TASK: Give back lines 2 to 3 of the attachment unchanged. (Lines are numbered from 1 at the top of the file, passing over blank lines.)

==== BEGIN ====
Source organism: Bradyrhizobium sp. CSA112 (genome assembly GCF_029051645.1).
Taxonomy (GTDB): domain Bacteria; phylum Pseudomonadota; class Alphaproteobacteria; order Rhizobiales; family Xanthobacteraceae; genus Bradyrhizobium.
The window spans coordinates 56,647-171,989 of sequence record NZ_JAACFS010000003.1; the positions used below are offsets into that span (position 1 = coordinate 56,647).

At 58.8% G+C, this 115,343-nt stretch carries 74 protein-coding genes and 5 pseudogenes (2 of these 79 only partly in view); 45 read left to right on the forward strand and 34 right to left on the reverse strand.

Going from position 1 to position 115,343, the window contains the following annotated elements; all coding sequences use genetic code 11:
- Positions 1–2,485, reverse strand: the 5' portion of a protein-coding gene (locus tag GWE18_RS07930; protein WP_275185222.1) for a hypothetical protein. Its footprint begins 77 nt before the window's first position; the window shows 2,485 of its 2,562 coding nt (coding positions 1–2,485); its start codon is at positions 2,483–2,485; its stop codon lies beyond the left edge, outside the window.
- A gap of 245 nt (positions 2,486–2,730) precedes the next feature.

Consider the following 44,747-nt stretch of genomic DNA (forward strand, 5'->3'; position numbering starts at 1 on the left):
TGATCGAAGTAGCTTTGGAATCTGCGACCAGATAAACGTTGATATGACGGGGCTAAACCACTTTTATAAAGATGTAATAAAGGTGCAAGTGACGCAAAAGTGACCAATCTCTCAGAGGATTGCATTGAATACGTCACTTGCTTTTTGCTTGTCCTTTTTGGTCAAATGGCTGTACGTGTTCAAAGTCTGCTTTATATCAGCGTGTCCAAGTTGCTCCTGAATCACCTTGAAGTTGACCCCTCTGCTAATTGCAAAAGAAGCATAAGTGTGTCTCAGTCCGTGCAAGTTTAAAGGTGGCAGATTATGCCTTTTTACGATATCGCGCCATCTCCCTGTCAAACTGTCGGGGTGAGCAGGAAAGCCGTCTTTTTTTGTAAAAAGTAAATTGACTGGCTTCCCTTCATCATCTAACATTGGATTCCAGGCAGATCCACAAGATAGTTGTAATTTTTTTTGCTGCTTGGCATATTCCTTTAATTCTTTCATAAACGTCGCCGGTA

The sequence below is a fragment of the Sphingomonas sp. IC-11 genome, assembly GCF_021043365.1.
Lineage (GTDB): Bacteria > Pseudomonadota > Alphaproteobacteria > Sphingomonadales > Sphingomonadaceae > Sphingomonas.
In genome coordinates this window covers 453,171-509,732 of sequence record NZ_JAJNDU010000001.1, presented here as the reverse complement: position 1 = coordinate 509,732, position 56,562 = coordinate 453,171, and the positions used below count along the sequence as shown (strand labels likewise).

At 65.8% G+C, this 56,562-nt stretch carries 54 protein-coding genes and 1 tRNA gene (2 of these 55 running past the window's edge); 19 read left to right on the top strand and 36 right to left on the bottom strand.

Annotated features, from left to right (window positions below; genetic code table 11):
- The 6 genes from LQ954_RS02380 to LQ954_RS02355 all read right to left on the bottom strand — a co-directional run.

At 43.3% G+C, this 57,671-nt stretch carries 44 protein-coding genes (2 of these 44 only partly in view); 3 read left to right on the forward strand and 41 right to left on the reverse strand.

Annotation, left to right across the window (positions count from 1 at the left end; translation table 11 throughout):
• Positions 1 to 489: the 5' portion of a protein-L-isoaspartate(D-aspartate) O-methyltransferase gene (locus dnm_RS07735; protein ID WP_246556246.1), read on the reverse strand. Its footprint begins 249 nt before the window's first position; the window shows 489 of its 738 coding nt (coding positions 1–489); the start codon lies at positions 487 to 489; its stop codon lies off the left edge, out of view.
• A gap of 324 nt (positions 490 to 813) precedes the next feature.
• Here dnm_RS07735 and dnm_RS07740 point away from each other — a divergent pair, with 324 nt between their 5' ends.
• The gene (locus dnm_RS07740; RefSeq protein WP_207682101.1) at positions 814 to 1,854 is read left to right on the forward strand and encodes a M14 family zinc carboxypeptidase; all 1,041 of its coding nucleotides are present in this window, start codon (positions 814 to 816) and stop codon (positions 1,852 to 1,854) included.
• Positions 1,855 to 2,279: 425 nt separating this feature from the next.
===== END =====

Taxonomy (GTDB): domain Bacteria; phylum Pseudomonadota; class Alphaproteobacteria; order Rhizobiales; family Xanthobacteraceae; genus Bradyrhizobium.
The window spans coordinates 56,647-171,989 of sequence record NZ_JAACFS010000003.1; the positions used below are offsets into that span (position 1 = coordinate 56,647).